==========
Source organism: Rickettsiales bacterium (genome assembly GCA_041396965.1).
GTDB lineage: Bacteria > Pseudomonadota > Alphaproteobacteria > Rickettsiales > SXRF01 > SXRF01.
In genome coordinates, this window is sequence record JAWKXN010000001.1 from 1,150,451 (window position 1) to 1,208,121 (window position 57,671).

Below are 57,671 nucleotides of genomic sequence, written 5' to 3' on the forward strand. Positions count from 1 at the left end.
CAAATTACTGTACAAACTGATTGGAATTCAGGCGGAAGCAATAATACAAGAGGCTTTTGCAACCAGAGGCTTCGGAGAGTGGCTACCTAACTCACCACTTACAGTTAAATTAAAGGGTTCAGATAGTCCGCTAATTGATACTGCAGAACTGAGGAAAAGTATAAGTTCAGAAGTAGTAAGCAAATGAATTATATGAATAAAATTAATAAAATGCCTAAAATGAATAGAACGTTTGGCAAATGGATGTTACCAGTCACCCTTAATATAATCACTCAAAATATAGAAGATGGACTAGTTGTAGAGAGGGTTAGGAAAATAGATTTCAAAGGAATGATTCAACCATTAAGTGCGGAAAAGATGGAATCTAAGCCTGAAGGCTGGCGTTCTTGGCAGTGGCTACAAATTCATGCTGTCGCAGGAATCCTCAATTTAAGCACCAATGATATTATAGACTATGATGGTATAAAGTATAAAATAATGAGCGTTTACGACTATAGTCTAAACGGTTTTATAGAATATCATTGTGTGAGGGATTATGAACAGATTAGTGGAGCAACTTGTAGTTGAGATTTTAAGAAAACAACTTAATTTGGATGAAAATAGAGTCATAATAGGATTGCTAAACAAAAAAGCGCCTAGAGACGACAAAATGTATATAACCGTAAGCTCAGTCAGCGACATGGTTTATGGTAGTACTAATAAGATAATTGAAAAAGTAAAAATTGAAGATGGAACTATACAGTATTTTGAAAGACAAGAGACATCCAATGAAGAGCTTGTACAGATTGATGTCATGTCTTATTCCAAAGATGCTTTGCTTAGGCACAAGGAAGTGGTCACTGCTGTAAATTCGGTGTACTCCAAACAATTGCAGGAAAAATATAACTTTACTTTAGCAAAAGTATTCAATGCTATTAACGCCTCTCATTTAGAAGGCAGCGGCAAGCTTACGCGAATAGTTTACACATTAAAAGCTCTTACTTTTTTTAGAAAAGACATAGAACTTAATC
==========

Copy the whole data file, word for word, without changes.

Source organism: Rickettsiales bacterium (genome assembly GCA_041396965.1).
GTDB lineage: Bacteria > Pseudomonadota > Alphaproteobacteria > Rickettsiales > SXRF01 > SXRF01.
In genome coordinates, this window is sequence record JAWKXN010000001.1 from 1,150,451 (window position 1) to 1,208,121 (window position 57,671).

Below are 57,671 nucleotides of genomic sequence, written 5' to 3' on the forward strand. Positions count from 1 at the left end.
CAAATTACTGTACAAACTGATTGGAATTCAGGCGGAAGCAATAATACAAGAGGCTTTTGCAACCAGAGGCTTCGGAGAGTGGCTACCTAACTCACCACTTACAGTTAAATTAAAGGGTTCAGATAGTCCGCTAATTGATACTGCAGAACTGAGGAAAAGTATAAGTTCAGAAGTAGTAAGCAAATGAATTATATGAATAAAATTAATAAAATGCCTAAAATGAATAGAACGTTTGGCAAATGGATGTTACCAGTCACCCTTAATATAATCACTCAAAATATAGAAGATGGACTAGTTGTAGAGAGGGTTAGGAAAATAGATTTCAAAGGAATGATTCAACCATTAAGTGCGGAAAAGATGGAATCTAAGCCTGAAGGCTGGCGTTCTTGGCAGTGGCTACAAATTCATGCTGTCGCAGGAATCCTCAATTTAAGCACCAATGATATTATAGACTATGATGGTATAAAGTATAAAATAATGAGCGTTTACGACTATAGTCTAAACGGTTTTATAGAATATCATTGTGTGAGGGATTATGAACAGATTAGTGGAGCAACTTGTAGTTGAGATTTTAAGAAAACAACTTAATTTGGATGAAAATAGAGTCATAATAGGATTGCTAAACAAAAAAGCGCCTAGAGACGACAAAATGTATATAACCGTAAGCTCAGTCAGCGACATGGTTTATGGTAGTACTAATAAGATAATTGAAAAAGTAAAAATTGAAGATGGAACTATACAGTATTTTGAAAGACAAGAGACATCCAATGAAGAGCTTGTACAGATTGATGTCATGTCTTATTCCAAAGATGCTTTGCTTAGGCACAAGGAAGTGGTCACTGCTGTAAATTCGGTGTACTCCAAACAATTGCAGGAAAAATATAACTTTACTTTAGCAAAAGTATTCAATGCTATTAACGCCTCTCATTTAGAAGGCAGCGGCAAGCTTACGCGAATAGTTTACACATTAAAAGCTCTTACTTTTTTTAGAAAAGACATAGAACTTAATC